Netanyahu Tells Macron: Iran Nuclear Deal Must Not Be Left Unchanged

France's president urges Israeli prime minister to implement a two-state solution to the Israeli-Palestinian conflict

Noa Landau
Noa Landau
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French President Emmanuel Macron greets Prime Minister Benjamin Netanyahu during a bilateral meeting in Davos, Switzerland, January 24, 2018.
French President Emmanuel Macron greets Prime Minister Benjamin Netanyahu during a bilateral meeting in Davos, Switzerland, January 24, 2018.Credit: FABRICE COFFRINI/AFP
Noa Landau
Noa Landau

Prime Minister Benjamin Netanyahu met with French President Emmanuel Macron at the World Economic Forum in Davos, Switzerland, on Wednesday, where the two discussed the Israeli-Palestinian peace process and the Iran nuclear deal.

"The partnership between us is also important for Europe's security," Netanyahu told Macron.

The two leaders discussed at length about the need to counter Iran's aggression in the region. According to the Prime Minister's Office, Netanyahu "expressed his opinion that it was impossible to leave the nuclear agreement as it is, because within a few years the agreement will lead to the nuclearization of Iran." The prime minister stressed "Israel's commitment to prevent" a nuclear Iran, the statement read.

"I think what we have to do is to work fairly on a peace process in the short run," Macron said alongside Netanyahu, adding that the goal is recognition of two states with Jerusalem as the capital of both.

Earlier Wednesday, Netanyahu met with German Chancellor Angela Merkel and discussed, among other topics, the nuclear agreement with Iran.

After the meeting, Netanyahu told reporters he had opined to Merkel that the "only option at the moment is to introduce real and non-cosmetic changes [to the deal] that will prevent the nuclearization of Iran."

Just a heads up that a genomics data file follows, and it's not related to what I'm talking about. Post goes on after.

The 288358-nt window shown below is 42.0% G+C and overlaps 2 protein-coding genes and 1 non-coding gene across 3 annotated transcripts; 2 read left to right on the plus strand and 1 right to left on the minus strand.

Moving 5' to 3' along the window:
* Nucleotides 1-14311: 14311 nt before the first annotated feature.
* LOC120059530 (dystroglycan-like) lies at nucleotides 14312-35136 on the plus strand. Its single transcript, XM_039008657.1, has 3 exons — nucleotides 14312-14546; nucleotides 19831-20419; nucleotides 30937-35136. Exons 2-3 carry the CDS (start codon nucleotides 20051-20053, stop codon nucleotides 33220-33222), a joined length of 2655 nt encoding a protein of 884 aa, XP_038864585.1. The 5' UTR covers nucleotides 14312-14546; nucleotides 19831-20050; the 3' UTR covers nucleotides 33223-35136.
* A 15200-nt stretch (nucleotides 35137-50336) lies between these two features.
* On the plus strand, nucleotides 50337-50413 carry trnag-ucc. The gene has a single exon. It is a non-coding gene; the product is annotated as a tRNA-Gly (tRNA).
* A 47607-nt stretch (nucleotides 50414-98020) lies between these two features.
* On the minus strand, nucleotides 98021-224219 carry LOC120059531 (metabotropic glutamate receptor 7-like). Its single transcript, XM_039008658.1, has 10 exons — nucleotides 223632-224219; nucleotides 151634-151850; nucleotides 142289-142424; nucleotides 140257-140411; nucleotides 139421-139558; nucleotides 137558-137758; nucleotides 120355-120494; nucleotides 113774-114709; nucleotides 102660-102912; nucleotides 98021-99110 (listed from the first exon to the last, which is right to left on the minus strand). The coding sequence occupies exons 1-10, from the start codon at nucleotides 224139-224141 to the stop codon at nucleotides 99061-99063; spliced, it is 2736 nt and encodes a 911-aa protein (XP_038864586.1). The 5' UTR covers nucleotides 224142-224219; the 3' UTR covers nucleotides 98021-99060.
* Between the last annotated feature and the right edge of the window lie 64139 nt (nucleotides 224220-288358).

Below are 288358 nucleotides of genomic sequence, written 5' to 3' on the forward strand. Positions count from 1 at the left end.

Netanyahu said he expressed his appreciation for Merkel's commitment to Israel's security, a commitment he said she reiterated during the meeting.
"She said she understands our concerns about the nuclear agreement," Netanyahu said, "but she does not necessarily agree with the way we want to deal with it."

The prime minister also met with a number of others world leaders at the summit in Davos, including Canadian Prime Minister Justin Trudeau, Belgian Prime Minister Charles Michel and President of the Swiss Confederation Alain Berset.

The leaders spoke about the nuclear agreement, with Netanyahu calling on them to take advantage of the opportunity provided by U.S. President Donald Trump’s ultimatum and improve the deal. Netanyahu is expected to meet with Trump on Thursday afternoon.

Earlier this month, Trump waived sanctions on Iran, allowing the nuclear deal to survive. He, however, stated that this will be the "last time" he waives those sanctions, unless the U.S. and its European allies can find a way to remove "loopholes" in the agreement within the next four months.

In Davos, Netanyahu once again reiterated he will not allow Iran to establish itself militarily in Syria, adding that Israel is taking action to prevent this. As for the Palestinian issue, Netanyahu’s bureau said in a statement that the government “will not compromise on Israel’s security needs in any future agreement.”

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